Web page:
et al.
    KTH, School of Computer Science and Communication (CSC), Speech, Music and Hearing, TMH, Music Acoustics.
    Guettler, Knut
    Askenfelt, Anders
    KTH, School of Computer Science and Communication (CSC), Speech, Music and Hearing, TMH.
    An empirical investigation of bow-force limits in the Schelleng diagram2008In: Acta Acoustica united with Acustica, ISSN 1610-1928, E-ISSN 1861-9959, Vol. 94, no 4, p. 604-622Article in journal (Refereed)
    Abstract [en]

    An experimental study of the upper and lower bow-force limits for bowed violin strings is reported. A bowing machine was used to perform bow strokes with a real violin bow on steel D and E strings mounted on a rigid monochord and on a violin. Measurements were systematically performed for 11 values of relative bow-bridge distance and 24 values of bow force at four bow velocities (5, 10, 15 and 20 cm/s). The measured string velocity signals were used to compile Schelleng diagrams, showing the distribution of different classes of string motion (multiple slipping, Helmholtz motion, raucous motion). It was found that the maximum bow-force limit for Helmholtz motion corresponded well to Schelleng's equation in modified form, taking the shape of the (hyperbolic) friction curve into account. The minimum bow force was found to be independent of bow velocity, which is in clear contradiction to Schelleng's prediction. Observations and simulations suggested that the breakdown of Helmholtz motion at low bow forces involves a mechanism related to ripple and corner rounding which was not taken into account in Schelleng's derivation of minimum bow force. The influence of damping showed only qualitative agreement with Schelleng's predictions.

  • 25.
    Schoonderwaldt, Erwin
    et al.
    KTH, Superseded Departments, Speech, Music and Hearing.
    Hansen, Kjetil Falkenberg
    KTH, School of Computer Science and Communication (CSC), Media Technology and Interaction Design, MID. KTH, School of Computer Science and Communication (CSC), Speech, Music and Hearing, TMH, Music Acoustics.
    Askenfelt, Anders
    KTH, Superseded Departments, Speech, Music and Hearing.
    IMUTUS: an interactive system for learning to play a musical instrument2004In: Proc. of International Conference of Interactive Computer Aided Learning (ICL), September 29 - October 1, 2004, Carinthia Tech Institute, Villach, Austria / [ed] Auer, M.; Auer, U., Kassel University Press GmbH, 2004Conference paper (Other academic)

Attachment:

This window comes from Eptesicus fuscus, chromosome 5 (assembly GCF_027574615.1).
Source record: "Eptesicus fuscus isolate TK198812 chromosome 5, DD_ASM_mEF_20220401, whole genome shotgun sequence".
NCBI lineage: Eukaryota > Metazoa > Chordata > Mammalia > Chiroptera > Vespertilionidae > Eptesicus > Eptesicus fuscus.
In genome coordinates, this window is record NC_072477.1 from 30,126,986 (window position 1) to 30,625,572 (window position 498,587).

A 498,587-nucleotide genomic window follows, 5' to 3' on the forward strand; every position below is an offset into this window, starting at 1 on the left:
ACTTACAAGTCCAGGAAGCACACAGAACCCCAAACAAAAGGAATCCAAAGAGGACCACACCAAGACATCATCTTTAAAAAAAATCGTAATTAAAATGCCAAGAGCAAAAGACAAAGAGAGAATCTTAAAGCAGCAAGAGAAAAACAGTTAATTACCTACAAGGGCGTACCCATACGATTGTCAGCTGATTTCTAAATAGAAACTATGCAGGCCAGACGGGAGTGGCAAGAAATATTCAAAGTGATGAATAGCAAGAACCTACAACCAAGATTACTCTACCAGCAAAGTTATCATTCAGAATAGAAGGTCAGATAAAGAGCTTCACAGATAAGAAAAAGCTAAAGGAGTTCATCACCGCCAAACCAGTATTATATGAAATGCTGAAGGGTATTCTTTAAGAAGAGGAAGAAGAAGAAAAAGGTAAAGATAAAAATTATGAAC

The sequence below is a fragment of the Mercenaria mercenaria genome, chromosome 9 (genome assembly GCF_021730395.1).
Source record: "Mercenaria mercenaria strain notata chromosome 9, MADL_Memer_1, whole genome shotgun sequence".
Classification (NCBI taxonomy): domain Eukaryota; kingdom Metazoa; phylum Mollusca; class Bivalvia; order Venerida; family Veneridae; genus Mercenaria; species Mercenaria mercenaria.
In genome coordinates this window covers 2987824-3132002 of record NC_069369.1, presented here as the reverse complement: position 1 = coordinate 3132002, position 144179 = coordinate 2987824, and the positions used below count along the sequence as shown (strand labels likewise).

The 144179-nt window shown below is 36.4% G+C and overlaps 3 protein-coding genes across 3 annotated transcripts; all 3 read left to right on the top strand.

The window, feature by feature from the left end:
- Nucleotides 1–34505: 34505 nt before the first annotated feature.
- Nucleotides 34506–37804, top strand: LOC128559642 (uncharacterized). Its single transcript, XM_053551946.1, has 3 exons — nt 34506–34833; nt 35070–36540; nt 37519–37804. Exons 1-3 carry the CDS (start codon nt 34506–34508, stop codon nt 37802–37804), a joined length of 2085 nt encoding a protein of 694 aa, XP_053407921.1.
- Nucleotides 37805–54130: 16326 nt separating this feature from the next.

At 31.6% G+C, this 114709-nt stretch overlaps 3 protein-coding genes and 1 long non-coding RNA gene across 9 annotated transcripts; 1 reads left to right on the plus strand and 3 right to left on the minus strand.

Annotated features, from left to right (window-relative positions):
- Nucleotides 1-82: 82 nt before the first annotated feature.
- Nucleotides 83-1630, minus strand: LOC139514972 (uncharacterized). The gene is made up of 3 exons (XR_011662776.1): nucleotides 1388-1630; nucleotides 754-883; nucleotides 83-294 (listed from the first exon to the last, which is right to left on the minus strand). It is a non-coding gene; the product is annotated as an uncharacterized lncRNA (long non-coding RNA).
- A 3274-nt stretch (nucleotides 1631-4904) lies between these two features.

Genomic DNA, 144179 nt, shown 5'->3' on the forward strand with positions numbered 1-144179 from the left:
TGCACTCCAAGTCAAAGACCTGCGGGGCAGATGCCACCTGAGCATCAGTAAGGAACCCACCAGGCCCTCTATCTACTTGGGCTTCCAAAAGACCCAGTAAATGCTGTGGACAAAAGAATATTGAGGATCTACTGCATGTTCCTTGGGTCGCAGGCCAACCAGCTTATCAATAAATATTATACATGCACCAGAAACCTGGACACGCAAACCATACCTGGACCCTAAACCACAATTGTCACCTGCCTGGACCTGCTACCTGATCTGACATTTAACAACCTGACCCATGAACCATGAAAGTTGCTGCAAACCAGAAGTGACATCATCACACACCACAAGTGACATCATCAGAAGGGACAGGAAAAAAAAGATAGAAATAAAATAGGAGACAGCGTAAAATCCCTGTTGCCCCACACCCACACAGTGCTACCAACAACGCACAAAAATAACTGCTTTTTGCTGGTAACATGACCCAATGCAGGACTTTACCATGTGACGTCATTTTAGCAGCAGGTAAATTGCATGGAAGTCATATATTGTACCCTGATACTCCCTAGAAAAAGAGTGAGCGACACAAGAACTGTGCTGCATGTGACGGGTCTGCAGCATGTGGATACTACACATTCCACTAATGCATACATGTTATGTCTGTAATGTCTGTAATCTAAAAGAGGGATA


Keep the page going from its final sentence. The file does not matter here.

Abstract [en]

    IMUTUS (Interactive Music Tuition System) is a EU project that aims to develop a practising environment for the recorder, combining new technologies and new approaches for music learning. Automatic analysis and evaluation of student performances play a central role in the student-system interaction. The performance evaluation module identifies typical performance errors, and provides feedback that relates to performance skills, helping the student to improve. The performance evaluation process is based on the knowledge and experience of recorder teachers, obtained via questionnaires, interviews and structured evaluations of recorded student performances. Another important feature of the performance evaluation is that it can be guided by teachers writing the content for IMUTUS by means of annotations.

  • 26. Tambouratzis, G.
    et al.
    Perifanos, K.
    Voulgari, I.
    Askenfelt, Anders
    KTH, School of Computer Science and Communication (CSC), Speech, Music and Hearing, TMH, Music Acoustics.
    Granqvist, Svante
    KTH, School of Computer Science and Communication (CSC), Speech, Music and Hearing, TMH, Music Acoustics.
    Hansen, Kjetil Falkenberg
    KTH, School of Computer Science and Communication (CSC), Speech, Music and Hearing, TMH, Music Acoustics.
    Orlarey, Y.
    Fober, D.
    Letz, S.